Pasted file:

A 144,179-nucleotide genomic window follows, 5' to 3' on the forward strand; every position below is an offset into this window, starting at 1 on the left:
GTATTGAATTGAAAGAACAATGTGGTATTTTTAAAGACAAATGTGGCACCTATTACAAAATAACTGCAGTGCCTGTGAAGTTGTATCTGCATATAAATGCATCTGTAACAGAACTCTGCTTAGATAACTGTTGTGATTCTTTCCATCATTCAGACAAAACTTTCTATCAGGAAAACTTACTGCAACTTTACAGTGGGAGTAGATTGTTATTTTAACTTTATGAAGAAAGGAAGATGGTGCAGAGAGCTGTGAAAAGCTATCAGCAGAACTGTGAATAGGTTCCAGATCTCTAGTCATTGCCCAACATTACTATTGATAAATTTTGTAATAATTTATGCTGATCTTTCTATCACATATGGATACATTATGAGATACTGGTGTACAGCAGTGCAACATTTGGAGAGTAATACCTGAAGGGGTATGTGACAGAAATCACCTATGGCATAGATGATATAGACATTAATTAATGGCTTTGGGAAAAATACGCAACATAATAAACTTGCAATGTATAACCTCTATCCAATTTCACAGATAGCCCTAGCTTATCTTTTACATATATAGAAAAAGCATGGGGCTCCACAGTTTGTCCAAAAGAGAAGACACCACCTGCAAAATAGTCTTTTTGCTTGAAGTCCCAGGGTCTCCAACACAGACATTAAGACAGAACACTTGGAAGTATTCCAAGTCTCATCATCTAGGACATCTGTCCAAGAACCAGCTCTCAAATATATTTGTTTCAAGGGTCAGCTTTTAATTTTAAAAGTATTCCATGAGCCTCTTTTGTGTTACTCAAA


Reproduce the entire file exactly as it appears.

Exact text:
A 144,179-nucleotide genomic window follows, 5' to 3' on the forward strand; every position below is an offset into this window, starting at 1 on the left:
GTATTGAATTGAAAGAACAATGTGGTATTTTTAAAGACAAATGTGGCACCTATTACAAAATAACTGCAGTGCCTGTGAAGTTGTATCTGCATATAAATGCATCTGTAACAGAACTCTGCTTAGATAACTGTTGTGATTCTTTCCATCATTCAGACAAAACTTTCTATCAGGAAAACTTACTGCAACTTTACAGTGGGAGTAGATTGTTATTTTAACTTTATGAAGAAAGGAAGATGGTGCAGAGAGCTGTGAAAAGCTATCAGCAGAACTGTGAATAGGTTCCAGATCTCTAGTCATTGCCCAACATTACTATTGATAAATTTTGTAATAATTTATGCTGATCTTTCTATCACATATGGATACATTATGAGATACTGGTGTACAGCAGTGCAACATTTGGAGAGTAATACCTGAAGGGGTATGTGACAGAAATCACCTATGGCATAGATGATATAGACATTAATTAATGGCTTTGGGAAAAATACGCAACATAATAAACTTGCAATGTATAACCTCTATCCAATTTCACAGATAGCCCTAGCTTATCTTTTACATATATAGAAAAAGCATGGGGCTCCACAGTTTGTCCAAAAGAGAAGACACCACCTGCAAAATAGTCTTTTTGCTTGAAGTCCCAGGGTCTCCAACACAGACATTAAGACAGAACACTTGGAAGTATTCCAAGTCTCATCATCTAGGACATCTGTCCAAGAACCAGCTCTCAAATATATTTGTTTCAAGGGTCAGCTTTTAATTTTAAAAGTATTCCATGAGCCTCTTTTGTGTTACTCAAA